• Intense feelings of anxiety. Be alert for a child who’s overly anxious, especially if it leads to physical symptoms like a racing heart. While a little bit of anxiety is normal and can be a good thing—if it motivates your child to study or practice, for instance—“too much impairs performance, and children really suffer,” says Dr. Stein. Two easily overlooked physical signs: unexplained headaches or stomachaches.
  • Difficulty concentrating. A teacher might report that your child is having unusual trouble sitting still or paying attention, or you may notice this problem at home.
  • Changes in eating or sleeping habits. If your child is suddenly suffering from insomnia—or, conversely, tries to sleep all day—it could be a sign of depression. Same goes for a loss of appetite.
  • Quick weight loss. A noticeable lack of appetite or quick weight loss could point to an eating disorder, particularly in teens.
  • Experimentation with illicit substances. Many teens try cigarettes, alcohol, and drugs. If this behavior coincides with declining grades or a change in peer group, says Dr. Stein, it’s cause for alarm.

Here's how talk to your child about feelings:

 

When to Worry About Suicide

“There’s been a marked increase in suicide attempts and suicides among children and youth,” says Dr. Stein.

In fact, the suicide rate among kids younger than 15 nearly doubled between 2016 and 2017 to 1.34 per 100,000 people, according to the American Foundation for Suicide Prevention.

Suicide is now the second-leading cause of death for Americans between the ages of 10 and 24, according to the Centers for Disease Control and Prevention.

The biggest red flag for parents: changes in mood or behavior, such as becoming increasingly isolated and withdrawn, or expressing feelings of hopelessness. Kids’ behavior changes like the weather, but watch for drastic shifts—like a calm kid suddenly getting into fights or being unusually disruptive at school. If the behavior includes the use of or a preoccupation with weapons, or any threat of harm to themselves or others, call your doctor right away. Likewise, if you are concerned that your child may harm themselves, call 911 or go to the emergency room immediately, says Dr. Stein.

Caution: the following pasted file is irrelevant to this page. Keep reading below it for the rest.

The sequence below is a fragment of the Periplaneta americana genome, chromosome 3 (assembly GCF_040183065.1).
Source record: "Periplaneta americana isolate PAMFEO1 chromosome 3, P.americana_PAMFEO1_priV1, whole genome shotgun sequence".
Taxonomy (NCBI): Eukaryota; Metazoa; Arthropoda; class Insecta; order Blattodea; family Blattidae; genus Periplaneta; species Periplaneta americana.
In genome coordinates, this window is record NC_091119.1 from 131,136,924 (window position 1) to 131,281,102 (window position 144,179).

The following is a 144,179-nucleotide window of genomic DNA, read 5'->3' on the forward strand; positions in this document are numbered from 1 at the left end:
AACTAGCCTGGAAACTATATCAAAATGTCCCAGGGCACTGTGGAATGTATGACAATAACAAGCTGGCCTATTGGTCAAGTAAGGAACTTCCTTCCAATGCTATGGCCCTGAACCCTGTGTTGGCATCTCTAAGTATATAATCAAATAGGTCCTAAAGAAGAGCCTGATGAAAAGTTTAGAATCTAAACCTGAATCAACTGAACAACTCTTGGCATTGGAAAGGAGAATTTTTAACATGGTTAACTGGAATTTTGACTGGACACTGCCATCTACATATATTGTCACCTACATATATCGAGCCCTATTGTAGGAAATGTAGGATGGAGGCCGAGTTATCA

“Be even more aware if you know your child is prone to impulsivity,” Dr. Stein says. In addition, watch carefully if there have been publicized cases of suicide near you, as it’s not uncommon for young people contemplating self-harm to be pushed closer when they hear of other cases.

 

What to Do If You Suspect a Mental Health Problem

If you believe your child is struggling with anxiety, depression, or another psychological issue, make an appointment with your pediatrician or family doctor first, says Dr. Stein.

“This is someone who knows your child, has a sense of them over time, and also knows your family,” he says.

Your doctor will help you decide if you should seek an evaluation from a mental health professional, such as a psychologist, psychiatrist, or neurodevelopment expert.

“A diagnostic evaluation is important [for] understanding how to treat any psychiatric disorder,” says Dr. Stein. “The first step in treatment is a diagnostic evaluation, which should identify appropriate, personalized targets for treatment and an evaluation strategy. We’re constantly striving to develop more precise ways of diagnosing individuals to really guide our treatment.”

FIND THE RIGHT TREATMENT FOR YOU AND YOUR RIGHT LOVED ONE

Dealing with a child who may have a mental illness is challenging, to be sure, but there are good options for both therapy and medication.

And remember: Seeking help sooner rather than later is more likely to lead to a successful outcome for your child and your family.